Students who visit campus often say EWU’s campus looks like a park—and it officially is. We’re not talking about EWU’s central campus. That’s just a national historic district (which is also pretty awesome, by the way). Instead, we’re talking about something much, much bigger. About 18,000 acres bigger, in fact.
Turnbull National Wildlife Refuge is about 4 miles from the famous Herculean pillars that mark the edge of campus in Cheney. It’s a beautiful place that’s home to eagles, moose, ducks, deer, fish, great hiking, amazing snowshoeing, and more.
It’s also home to Eagles with a capital “E”. EWU has an official lab and classroom at the refuge, making EWU the nation’s only college with a campus on a national wildlife refuge.
If you’re on your bike, you can ride to Turnbull in less than 25 minutes (unless you stop to go swimming in Fish Lake). Once at the refuge, you’ll find an EWU classroom, labs, library and more.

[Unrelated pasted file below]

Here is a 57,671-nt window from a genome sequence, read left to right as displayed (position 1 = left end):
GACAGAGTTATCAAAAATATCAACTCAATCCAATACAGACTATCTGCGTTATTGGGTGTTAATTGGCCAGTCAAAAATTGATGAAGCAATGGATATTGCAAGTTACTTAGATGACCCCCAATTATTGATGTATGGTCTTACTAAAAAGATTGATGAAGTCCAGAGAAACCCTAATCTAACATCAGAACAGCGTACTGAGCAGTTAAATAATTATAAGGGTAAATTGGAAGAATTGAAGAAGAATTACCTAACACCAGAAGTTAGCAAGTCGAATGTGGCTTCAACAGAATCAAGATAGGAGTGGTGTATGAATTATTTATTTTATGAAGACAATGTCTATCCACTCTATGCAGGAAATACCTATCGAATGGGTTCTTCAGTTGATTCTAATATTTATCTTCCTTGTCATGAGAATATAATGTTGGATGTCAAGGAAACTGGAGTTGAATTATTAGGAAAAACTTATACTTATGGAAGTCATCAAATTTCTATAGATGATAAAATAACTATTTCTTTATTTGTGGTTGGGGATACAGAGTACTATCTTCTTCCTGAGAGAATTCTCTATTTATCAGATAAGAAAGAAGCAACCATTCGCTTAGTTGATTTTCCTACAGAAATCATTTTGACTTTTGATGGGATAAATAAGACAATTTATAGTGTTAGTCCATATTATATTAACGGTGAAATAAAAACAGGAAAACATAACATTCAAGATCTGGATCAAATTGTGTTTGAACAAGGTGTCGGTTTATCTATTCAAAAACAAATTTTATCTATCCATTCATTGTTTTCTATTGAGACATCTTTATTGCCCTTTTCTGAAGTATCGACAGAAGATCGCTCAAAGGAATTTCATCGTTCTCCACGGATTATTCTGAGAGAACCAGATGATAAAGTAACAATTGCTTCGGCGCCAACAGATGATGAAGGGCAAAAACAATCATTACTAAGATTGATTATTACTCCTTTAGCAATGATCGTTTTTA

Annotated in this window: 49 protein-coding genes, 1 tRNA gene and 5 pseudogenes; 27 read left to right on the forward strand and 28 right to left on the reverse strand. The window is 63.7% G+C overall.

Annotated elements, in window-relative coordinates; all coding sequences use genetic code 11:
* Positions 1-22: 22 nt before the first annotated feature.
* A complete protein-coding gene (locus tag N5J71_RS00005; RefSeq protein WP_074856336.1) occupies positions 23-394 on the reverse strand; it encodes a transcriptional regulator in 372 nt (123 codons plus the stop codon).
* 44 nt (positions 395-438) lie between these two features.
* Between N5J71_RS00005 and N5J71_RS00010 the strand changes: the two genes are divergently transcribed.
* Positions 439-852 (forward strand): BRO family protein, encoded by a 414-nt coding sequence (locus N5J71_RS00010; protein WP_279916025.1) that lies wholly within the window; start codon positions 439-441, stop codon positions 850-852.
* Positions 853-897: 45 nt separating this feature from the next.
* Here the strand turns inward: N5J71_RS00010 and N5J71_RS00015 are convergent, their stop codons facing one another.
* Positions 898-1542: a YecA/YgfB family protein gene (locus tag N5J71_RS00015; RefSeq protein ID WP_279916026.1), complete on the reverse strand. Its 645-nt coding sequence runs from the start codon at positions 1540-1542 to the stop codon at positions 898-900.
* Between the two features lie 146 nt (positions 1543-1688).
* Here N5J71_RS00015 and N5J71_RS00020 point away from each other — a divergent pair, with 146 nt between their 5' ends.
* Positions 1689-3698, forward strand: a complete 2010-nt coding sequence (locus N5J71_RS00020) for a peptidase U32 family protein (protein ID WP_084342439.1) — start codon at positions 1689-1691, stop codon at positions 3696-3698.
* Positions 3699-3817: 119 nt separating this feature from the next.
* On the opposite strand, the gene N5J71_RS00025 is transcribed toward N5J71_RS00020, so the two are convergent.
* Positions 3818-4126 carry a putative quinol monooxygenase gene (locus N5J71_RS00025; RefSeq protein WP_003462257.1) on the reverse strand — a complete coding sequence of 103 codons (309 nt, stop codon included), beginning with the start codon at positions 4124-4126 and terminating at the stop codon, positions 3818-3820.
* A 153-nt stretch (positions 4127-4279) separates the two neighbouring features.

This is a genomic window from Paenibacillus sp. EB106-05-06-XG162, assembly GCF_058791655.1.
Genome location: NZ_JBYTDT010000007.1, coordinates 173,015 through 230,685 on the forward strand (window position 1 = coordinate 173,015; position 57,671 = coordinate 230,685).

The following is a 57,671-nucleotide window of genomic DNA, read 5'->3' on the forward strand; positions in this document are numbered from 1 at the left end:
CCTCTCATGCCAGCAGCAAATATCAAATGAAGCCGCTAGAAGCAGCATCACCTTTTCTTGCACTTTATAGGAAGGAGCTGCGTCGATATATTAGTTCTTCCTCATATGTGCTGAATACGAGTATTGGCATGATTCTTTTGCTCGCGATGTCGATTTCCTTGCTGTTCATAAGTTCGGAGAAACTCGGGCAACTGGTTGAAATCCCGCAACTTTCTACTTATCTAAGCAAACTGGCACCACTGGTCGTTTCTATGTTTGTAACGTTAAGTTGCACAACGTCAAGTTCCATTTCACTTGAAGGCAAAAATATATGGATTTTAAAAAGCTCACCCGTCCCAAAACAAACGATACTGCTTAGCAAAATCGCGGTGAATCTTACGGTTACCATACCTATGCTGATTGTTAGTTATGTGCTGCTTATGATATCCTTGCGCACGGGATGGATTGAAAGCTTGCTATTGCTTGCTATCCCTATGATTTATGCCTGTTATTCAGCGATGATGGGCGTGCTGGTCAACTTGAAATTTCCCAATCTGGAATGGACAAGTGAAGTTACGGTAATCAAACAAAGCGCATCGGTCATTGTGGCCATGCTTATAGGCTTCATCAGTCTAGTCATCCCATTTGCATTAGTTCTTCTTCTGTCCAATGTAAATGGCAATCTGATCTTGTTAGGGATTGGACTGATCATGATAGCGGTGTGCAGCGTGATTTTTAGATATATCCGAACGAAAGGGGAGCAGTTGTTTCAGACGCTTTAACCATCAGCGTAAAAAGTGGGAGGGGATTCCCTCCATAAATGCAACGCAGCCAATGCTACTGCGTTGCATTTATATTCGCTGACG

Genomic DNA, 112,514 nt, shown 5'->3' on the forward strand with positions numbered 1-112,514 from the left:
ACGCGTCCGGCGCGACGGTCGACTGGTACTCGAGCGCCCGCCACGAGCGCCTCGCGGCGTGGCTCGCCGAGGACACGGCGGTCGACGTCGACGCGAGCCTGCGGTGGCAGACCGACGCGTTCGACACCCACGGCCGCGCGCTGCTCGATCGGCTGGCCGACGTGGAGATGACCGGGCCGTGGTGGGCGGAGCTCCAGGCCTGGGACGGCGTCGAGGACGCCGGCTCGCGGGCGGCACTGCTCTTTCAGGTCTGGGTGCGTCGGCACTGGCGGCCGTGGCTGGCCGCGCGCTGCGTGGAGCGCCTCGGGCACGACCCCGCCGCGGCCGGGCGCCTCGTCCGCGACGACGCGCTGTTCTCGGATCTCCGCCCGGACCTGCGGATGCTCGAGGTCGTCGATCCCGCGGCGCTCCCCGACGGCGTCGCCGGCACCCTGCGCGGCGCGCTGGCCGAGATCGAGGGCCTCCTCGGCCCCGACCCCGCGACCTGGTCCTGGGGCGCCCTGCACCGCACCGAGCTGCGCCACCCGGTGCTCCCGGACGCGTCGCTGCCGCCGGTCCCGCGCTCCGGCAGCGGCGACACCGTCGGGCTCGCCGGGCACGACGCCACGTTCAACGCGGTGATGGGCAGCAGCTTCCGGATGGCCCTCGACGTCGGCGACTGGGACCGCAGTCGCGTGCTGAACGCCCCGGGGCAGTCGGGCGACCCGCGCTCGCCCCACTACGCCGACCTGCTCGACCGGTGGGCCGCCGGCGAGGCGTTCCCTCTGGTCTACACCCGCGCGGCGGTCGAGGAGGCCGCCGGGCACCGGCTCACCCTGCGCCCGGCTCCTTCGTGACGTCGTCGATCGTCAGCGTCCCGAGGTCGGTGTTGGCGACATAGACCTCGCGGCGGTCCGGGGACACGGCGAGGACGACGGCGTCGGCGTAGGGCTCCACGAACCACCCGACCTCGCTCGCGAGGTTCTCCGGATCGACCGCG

As you can imagine, the wildlife refuge is an academic distinction that gives EWU students a research and professional advantage when it comes to jobs, graduate school, and chances to perform meaningful research. In fact, when you explore the biology offices on campus, you’ll find them teeming with samples, slides and data from the refuge.
You can read more about the refuge in DiscoverE magainze, EWU’s magazine about academic research that’s happening all across campus.
Of course, for all the biologists, ecologists, environmentalists, nature lovers, and conservationists, we recommend the in-depth route: apply to EWU and take advantage of EWU’s extraordinary academic programs.